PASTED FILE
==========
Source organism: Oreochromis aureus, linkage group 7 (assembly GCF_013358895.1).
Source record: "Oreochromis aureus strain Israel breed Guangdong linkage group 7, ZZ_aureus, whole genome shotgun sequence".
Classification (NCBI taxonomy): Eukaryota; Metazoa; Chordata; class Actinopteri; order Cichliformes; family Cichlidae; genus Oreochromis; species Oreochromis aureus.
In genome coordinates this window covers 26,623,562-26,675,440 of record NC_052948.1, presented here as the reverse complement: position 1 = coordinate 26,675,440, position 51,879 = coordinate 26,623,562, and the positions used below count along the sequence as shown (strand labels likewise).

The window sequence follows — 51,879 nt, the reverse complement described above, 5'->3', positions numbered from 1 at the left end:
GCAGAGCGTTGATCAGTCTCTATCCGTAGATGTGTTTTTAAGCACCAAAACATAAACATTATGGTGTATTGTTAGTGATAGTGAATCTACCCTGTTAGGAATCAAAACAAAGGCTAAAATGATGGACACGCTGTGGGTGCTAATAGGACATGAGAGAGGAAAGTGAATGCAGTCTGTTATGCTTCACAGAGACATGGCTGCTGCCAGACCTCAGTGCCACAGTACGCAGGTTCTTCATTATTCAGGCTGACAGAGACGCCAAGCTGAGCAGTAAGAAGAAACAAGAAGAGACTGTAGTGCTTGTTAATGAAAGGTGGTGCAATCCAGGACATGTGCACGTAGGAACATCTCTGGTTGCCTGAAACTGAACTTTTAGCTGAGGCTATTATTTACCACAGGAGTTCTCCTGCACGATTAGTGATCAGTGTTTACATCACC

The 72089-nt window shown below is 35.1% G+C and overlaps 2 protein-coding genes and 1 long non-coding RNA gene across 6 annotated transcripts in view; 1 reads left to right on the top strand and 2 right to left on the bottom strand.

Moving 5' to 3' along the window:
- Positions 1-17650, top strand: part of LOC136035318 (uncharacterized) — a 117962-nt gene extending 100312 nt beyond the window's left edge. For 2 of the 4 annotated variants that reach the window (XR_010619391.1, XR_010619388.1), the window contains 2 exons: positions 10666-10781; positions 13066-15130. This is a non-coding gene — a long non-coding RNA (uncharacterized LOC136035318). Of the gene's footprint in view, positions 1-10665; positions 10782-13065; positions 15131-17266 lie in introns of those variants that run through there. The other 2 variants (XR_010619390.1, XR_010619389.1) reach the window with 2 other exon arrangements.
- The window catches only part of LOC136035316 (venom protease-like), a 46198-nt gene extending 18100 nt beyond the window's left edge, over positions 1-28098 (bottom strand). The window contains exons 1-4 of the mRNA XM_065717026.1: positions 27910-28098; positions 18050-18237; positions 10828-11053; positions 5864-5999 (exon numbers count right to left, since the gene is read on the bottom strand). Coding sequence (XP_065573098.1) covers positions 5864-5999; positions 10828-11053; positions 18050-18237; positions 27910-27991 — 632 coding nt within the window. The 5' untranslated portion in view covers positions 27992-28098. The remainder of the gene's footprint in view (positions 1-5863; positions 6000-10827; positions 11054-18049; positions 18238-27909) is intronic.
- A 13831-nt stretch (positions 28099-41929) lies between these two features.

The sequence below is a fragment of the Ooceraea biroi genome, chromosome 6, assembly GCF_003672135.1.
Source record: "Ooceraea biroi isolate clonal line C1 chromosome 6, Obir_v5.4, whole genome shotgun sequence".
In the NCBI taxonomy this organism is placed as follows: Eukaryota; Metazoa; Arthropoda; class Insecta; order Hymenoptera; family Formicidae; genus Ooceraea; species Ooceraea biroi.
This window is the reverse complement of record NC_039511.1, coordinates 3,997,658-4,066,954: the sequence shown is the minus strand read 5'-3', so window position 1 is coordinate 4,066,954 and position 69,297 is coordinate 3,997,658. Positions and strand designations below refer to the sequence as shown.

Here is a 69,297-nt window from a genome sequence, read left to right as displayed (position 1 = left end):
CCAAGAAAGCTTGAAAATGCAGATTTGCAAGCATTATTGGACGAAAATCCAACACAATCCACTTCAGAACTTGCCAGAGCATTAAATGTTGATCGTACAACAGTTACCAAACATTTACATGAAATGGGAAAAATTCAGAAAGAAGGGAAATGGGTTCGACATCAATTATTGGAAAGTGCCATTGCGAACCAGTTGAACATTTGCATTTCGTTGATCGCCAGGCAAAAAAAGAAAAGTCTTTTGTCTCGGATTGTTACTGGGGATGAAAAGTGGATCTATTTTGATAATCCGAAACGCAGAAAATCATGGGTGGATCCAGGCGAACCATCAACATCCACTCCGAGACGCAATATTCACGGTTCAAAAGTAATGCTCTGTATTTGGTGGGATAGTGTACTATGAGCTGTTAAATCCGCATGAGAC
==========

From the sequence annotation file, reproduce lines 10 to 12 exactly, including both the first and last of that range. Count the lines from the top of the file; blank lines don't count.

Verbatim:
- The window catches only part of LOC136035316 (venom protease-like), a 46198-nt gene extending 18100 nt beyond the window's left edge, over positions 1-28098 (bottom strand). The window contains exons 1-4 of the mRNA XM_065717026.1: positions 27910-28098; positions 18050-18237; positions 10828-11053; positions 5864-5999 (exon numbers count right to left, since the gene is read on the bottom strand). Coding sequence (XP_065573098.1) covers positions 5864-5999; positions 10828-11053; positions 18050-18237; positions 27910-27991 — 632 coding nt within the window. The 5' untranslated portion in view covers positions 27992-28098. The remainder of the gene's footprint in view (positions 1-5863; positions 6000-10827; positions 11054-18049; positions 18238-27909) is intronic.
- A 13831-nt stretch (positions 28099-41929) lies between these two features.

The sequence below is a fragment of the Ooceraea biroi genome, chromosome 6, assembly GCF_003672135.1.